The Beagle Brigade. Coming soon to an airport near you: canine Eagle Scouts on the trail of agricultural contraband

IF you're not careful these days, it would be all too easy to trip over one of Kennedy International Airport's newest, and smallest, employees. Barely knee high and smartly turned out in kelly-green jackets, these ``employees'' are of the canine persuasion, members of the Beagle Brigade, a nationwide program launched last September by the United States Department of Agriculture to help cut down on prohibited fruit and meat coming into the US. The beagles, overseen by the Plant Protection Quarantine (PPQ) division of the USDA's Animal and Plant Health Inspection Services, are currently stationed at five major US airports: San Francisco, Los Angeles, New York, Miami, and Seattle. These Eagle Scouts of the dog world, chosen because of their extraordinary sense of smell and gentle natures, are trained to sniff out agricultural contraband - mostly citrus fruits and meats - in the baggage of passengers on incoming international flights.

Overall, the program has met with an enthusiastic response.

``The dogs are the best thing that ever happened here,'' says PPQ canine officer Hal Fingerman. ``[They're] good for the morale of the officers, and the passengers love them.''

He's certainly right on the latter point. Everywhere that Kennedy Airport beagles Sam and Jackpot went, squeals of delight from children followed.

Three-year-old Daniel Feith, arriving on a TWA flight from Israel, was thrilled to discover Sam inspecting his parents' luggage. Daniel's father, who didn't look quite so thrilled, was nevertheless amused.

Had he ever heard of the Beagle Brigade or encountered them before? ``Nope. They're cute.''

At another baggage carousel, three little french boys in matching plaid pants crowd around the young dog.

``Tu veux caresser?'' their mother asks one of them. The boy nods, and pets Sam enthusiastically. His brothers quickly follow suit. The beagle patiently endures this shower of affection, keeping an eye on his handler, just in case official duties call.

But why all the fuss about a few mangoes and sausage?

Think back for a moment to 1980, and California's battle with the Mediterranean fruit fly. A single orange brought in from overseas may have been the culprit in introducing that pest to the US - a pest that cost taxpayers more than $100 million to stamp out. And that's just one example.

Often, travellers aren't aware of the potential hazards. Others know the rules, but persist in trying to bring a bit of sausage or exotic fruit back to a relative or friend.

``I've seen a lot of them [passengers] trying to sneak stuff through - but a lot of them just don't know,'' says Larry McMillen, Sam's handler.

Here at Kennedy, Sam, a purebred 2-year-old beagle, is stationed at the TWA international terminal. Jackpot works the Pan Am terminal. Part basset hound, he is a veteran at 4, an old pro who has been working since the pilot program began some 3 years ago. Both dogs occasionally work other international terminals. Housed in ASPCA kennels on the airport grounds, their workday begins at noon.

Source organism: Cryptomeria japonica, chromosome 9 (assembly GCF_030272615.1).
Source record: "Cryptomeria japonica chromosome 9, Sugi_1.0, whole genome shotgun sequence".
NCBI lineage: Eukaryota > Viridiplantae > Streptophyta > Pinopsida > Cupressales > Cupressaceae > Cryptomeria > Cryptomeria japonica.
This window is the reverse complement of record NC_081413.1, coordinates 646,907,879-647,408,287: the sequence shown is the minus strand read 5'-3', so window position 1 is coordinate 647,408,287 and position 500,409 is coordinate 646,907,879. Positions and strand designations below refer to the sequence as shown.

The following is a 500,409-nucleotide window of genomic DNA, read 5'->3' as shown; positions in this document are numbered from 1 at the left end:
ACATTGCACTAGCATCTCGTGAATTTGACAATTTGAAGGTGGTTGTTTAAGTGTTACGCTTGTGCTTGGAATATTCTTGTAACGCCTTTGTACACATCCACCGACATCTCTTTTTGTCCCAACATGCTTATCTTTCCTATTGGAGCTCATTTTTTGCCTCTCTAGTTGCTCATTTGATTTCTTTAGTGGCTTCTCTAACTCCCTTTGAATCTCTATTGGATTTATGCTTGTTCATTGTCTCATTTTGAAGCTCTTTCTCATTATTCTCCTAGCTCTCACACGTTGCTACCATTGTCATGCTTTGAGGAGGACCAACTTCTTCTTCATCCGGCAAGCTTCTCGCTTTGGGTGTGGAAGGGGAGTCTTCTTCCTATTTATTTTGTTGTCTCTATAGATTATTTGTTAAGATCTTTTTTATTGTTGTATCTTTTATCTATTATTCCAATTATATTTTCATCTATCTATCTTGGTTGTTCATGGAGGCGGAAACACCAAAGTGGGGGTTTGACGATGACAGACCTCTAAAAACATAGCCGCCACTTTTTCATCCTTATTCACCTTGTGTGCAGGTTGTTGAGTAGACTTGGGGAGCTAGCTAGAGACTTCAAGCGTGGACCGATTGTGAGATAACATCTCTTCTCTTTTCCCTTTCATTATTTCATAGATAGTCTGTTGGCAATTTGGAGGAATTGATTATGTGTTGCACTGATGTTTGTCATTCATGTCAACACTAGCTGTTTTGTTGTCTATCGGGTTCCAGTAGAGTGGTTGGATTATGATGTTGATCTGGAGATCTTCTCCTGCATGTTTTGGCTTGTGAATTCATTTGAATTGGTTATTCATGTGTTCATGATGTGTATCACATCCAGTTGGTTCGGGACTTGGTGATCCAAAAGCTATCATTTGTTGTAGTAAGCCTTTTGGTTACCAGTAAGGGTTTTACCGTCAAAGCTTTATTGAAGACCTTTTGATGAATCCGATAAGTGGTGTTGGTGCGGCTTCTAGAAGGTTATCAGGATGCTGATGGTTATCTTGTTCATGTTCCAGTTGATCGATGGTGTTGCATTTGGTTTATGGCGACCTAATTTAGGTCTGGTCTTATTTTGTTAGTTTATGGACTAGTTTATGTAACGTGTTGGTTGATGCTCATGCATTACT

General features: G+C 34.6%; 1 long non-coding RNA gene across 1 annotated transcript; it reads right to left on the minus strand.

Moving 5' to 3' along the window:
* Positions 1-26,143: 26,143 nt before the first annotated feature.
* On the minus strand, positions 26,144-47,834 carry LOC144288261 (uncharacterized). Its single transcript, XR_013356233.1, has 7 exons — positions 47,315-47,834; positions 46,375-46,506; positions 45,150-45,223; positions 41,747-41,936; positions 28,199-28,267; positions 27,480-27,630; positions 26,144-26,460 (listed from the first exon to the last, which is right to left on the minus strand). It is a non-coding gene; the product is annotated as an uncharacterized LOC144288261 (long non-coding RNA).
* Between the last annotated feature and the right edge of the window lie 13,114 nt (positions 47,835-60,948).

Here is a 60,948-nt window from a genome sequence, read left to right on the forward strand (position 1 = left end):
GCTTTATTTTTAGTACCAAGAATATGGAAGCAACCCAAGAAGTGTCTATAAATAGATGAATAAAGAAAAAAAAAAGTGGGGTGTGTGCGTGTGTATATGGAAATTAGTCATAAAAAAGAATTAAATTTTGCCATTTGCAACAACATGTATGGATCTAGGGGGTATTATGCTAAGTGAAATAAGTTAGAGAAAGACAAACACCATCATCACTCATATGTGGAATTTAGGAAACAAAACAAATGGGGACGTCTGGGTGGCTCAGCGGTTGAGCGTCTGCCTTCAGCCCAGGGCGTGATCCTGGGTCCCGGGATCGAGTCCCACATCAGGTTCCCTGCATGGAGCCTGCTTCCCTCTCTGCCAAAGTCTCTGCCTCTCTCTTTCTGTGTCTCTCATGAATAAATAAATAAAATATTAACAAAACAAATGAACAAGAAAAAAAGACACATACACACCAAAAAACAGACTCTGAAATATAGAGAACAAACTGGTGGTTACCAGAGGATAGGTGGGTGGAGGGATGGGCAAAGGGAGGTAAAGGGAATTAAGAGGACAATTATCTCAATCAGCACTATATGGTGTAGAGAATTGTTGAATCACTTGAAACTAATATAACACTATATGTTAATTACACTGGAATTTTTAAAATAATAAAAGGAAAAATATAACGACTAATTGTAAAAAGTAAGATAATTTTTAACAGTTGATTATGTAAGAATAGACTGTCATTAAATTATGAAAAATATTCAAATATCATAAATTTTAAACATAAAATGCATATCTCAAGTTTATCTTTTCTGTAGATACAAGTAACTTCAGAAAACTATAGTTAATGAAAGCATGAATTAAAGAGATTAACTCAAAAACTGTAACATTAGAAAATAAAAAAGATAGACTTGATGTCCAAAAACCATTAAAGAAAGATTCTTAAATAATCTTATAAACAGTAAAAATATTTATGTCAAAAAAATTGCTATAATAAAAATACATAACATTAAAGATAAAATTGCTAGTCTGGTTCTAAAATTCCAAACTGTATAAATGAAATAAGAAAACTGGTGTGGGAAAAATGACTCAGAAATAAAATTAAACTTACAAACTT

``The first thing [the handlers] do is take them for a long walk,'' says officer in charge Sonia Dabulis. ``At the end of the day, they get their food'' - and another walk. The beagles are rested frequently during their eight-hour work day, and are off two days a week.

``They go to the vet regularly, and get excellent care,'' she affirms. A dog's working life is from eight to 10 years, and the handler who has been with each dog last will have the option of keeping it as a pet.

``We were very fortunate in finding Sam,'' Ms. Dabulis says. She explains that he was abandoned by a hunter in upstate New York, and was offered to the Beagle Brigade by an alert dog control officer who had heard of the program.

Sam was accepted, and after nine weeks of training along with Mr. McMillen at Lackland Air Force Base in San Antonio, graduated at the head of his class, and is now an enthusiastic member of the team.

Training, says McMillen, starts out simply - placing one orange in a box, letting the dog sniff it, then telling him to sit. ``It's a matter of repetition,'' he explains.

Still rather green (he's only been on the job since Jan. 9), Sam goes about his work eagerly, sniffing at the seams of luggage when McMillen gives him the command ``Seek!'', and sitting dutifully when he smells something suspicious. His efforts are rewarded with a small treat from the green canvas pouch slung over McMillen's belt. (Sam, no dummy, is fond of treats, and occasionally sits when he shouldn't - but not to worry. He's still in training, and statistics kept by the USDA since the pilot program began show that on average, success rates for the dogs is about 70 percent after a year on the job. That goes up to 89 percent after two years.)